EX MACHINA (2015)recommended! Dir: Alex Garland (Writer of: 28 DAYS LATER, SUNSHINE, DREDD and THE BEACH)
Fantastic indy sci-fi about Articial Intelligence reaching the "Singularity" (self-aware sentience.) Not a horror film, but certainly unsettling and filled with a host of horrific moments. EX MACHINA follows in the lineage of Dean Koontz' PROTEUS aka: DEMON SEED (see review), Philip K. Dick/Ridley Scott's BLADRUNNER, James Cameron's THE TERMINATOR, Mamoru Oshii's GHOST IN THE SHELL (see review), Kubrick/Spielberg's A.I., The Sci-Fi Channel's: BATTLESTAR GALACTICA and especially Stanislaw Lem's SOLARIS (specifically, the 2002 Steven Soderberg remake of the 1972 Andrei Tarkovsky classic.)
...and by the way, it's pronounced: Ecks Mawk-ee-naw
Full review coiming soon...
GHOST IN THE SHELL (1995) / EX MACHINA (2015)
GHOST IN THE SHELL (1995) / EX MACHINA (2015)
"Such a vast network- where shall the newborn go?"
BLADERUNNER (1982) / A.I. (2001) / EX MACHINA (2015)
GHOST IN THE SHELL (1995) / TERMINATOR:SALVATION (2009) / EX MACHINA (2015)
BLADERUNNER (1983) / A.I. (2001) / EX MACHINA (2015)
BLADERUNNER (1983) / A.I. (2001) / EX MACHINA (2015)
"Fiery the angels rose..." Birth of the new proletariat under-class
Playing God: Creation imitating Life, imitating Creation...
BUG (2006)recommended! Dir: William Friedkin (THE EXORCIST, THE FRENCH CONNECTION, TO LIVE AND DIE IN L.A., RULES OF ENGAGEMENT)
Outstanding! Unbelievable performance by Ashley Judd. (Not to be confused with the 1978 feature by the same name) Similar to INTRUDERS (see below) shared co-dependency between two individuals manifests into physical consequences. Not for the feint of heart, this adaption of the stage play of the same name, takes place in a singular and very insular location with only a handful of characters.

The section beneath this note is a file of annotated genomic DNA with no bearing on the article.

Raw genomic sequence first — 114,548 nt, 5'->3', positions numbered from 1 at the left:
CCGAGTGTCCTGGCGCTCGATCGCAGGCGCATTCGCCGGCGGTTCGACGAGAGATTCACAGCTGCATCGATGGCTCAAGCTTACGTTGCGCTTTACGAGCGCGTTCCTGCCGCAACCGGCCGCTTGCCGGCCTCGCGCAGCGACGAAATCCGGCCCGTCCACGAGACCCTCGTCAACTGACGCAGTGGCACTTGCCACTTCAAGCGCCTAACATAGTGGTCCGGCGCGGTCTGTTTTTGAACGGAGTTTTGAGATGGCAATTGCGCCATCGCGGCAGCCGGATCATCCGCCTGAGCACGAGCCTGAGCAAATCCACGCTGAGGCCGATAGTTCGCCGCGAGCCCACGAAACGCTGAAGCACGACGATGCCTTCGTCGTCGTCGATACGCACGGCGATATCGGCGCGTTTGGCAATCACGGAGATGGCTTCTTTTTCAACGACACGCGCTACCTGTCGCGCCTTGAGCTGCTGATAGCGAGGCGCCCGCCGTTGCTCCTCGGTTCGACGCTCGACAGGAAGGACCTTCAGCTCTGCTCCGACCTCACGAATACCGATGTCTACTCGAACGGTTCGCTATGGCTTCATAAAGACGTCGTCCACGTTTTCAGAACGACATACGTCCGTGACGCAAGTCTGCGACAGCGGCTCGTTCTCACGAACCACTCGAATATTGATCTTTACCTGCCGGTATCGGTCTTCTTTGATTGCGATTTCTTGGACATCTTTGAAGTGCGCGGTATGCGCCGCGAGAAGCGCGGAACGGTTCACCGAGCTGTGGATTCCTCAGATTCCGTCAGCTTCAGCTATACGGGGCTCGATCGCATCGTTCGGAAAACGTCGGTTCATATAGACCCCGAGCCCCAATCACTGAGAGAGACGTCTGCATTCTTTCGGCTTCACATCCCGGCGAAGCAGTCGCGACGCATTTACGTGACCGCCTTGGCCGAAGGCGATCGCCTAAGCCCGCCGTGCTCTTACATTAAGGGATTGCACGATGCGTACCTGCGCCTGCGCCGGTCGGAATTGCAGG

Agnes (Judd) is a mother in a two-bit nowhere town just getting by as a waitress and is in perpetual grief over the loss of her child. After meeting a very strange and ill-adjusted young man named Peter (Michael Shannon), the two begin a bizarre romance based on their mutually unhealthy need to be understood. Peter is tortured by these microscopic "bugs" that he claims have infested him, although no one seems able to see them but him. Soon after, Agnes begins feeling the bugs too. As Peter's paranoid schizophrenia becomes more and more obvious, Agnes sinks into further and further denial. Rather than chance losing this rare human connection she seems to have made, Agnes spirals into lost co-delusion with Peter until they decide the only way to be free is to self immolate, which they do.